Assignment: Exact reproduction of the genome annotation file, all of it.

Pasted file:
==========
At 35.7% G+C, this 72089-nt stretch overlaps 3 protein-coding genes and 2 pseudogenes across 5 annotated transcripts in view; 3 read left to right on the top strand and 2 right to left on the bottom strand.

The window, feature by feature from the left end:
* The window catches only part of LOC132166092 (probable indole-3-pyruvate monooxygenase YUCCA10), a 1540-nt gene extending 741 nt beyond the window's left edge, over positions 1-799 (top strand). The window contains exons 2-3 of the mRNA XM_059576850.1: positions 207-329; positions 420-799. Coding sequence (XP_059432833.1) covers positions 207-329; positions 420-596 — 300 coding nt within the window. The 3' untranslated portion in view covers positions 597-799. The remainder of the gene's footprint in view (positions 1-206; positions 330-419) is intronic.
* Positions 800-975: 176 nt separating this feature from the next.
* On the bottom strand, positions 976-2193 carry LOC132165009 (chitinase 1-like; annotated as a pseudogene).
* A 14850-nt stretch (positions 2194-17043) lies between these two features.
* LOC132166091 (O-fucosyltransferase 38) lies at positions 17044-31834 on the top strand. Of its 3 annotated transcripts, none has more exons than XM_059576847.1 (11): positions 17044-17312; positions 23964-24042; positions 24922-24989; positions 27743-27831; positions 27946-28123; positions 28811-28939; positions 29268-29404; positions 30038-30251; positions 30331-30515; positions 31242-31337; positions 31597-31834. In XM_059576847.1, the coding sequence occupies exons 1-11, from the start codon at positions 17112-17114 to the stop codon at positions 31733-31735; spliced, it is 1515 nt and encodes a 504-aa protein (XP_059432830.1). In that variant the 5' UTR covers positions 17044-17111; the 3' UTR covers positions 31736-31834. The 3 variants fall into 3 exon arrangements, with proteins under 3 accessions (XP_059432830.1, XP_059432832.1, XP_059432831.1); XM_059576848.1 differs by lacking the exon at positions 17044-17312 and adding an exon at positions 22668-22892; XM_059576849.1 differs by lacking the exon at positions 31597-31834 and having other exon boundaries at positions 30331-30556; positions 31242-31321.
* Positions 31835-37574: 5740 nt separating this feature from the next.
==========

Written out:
At 35.7% G+C, this 72089-nt stretch overlaps 3 protein-coding genes and 2 pseudogenes across 5 annotated transcripts in view; 3 read left to right on the top strand and 2 right to left on the bottom strand.

The window, feature by feature from the left end:
* The window catches only part of LOC132166092 (probable indole-3-pyruvate monooxygenase YUCCA10), a 1540-nt gene extending 741 nt beyond the window's left edge, over positions 1-799 (top strand). The window contains exons 2-3 of the mRNA XM_059576850.1: positions 207-329; positions 420-799. Coding sequence (XP_059432833.1) covers positions 207-329; positions 420-596 — 300 coding nt within the window. The 3' untranslated portion in view covers positions 597-799. The remainder of the gene's footprint in view (positions 1-206; positions 330-419) is intronic.
* Positions 800-975: 176 nt separating this feature from the next.
* On the bottom strand, positions 976-2193 carry LOC132165009 (chitinase 1-like; annotated as a pseudogene).
* A 14850-nt stretch (positions 2194-17043) lies between these two features.
* LOC132166091 (O-fucosyltransferase 38) lies at positions 17044-31834 on the top strand. Of its 3 annotated transcripts, none has more exons than XM_059576847.1 (11): positions 17044-17312; positions 23964-24042; positions 24922-24989; positions 27743-27831; positions 27946-28123; positions 28811-28939; positions 29268-29404; positions 30038-30251; positions 30331-30515; positions 31242-31337; positions 31597-31834. In XM_059576847.1, the coding sequence occupies exons 1-11, from the start codon at positions 17112-17114 to the stop codon at positions 31733-31735; spliced, it is 1515 nt and encodes a 504-aa protein (XP_059432830.1). In that variant the 5' UTR covers positions 17044-17111; the 3' UTR covers positions 31736-31834. The 3 variants fall into 3 exon arrangements, with proteins under 3 accessions (XP_059432830.1, XP_059432832.1, XP_059432831.1); XM_059576848.1 differs by lacking the exon at positions 17044-17312 and adding an exon at positions 22668-22892; XM_059576849.1 differs by lacking the exon at positions 31597-31834 and having other exon boundaries at positions 30331-30556; positions 31242-31321.
* Positions 31835-37574: 5740 nt separating this feature from the next.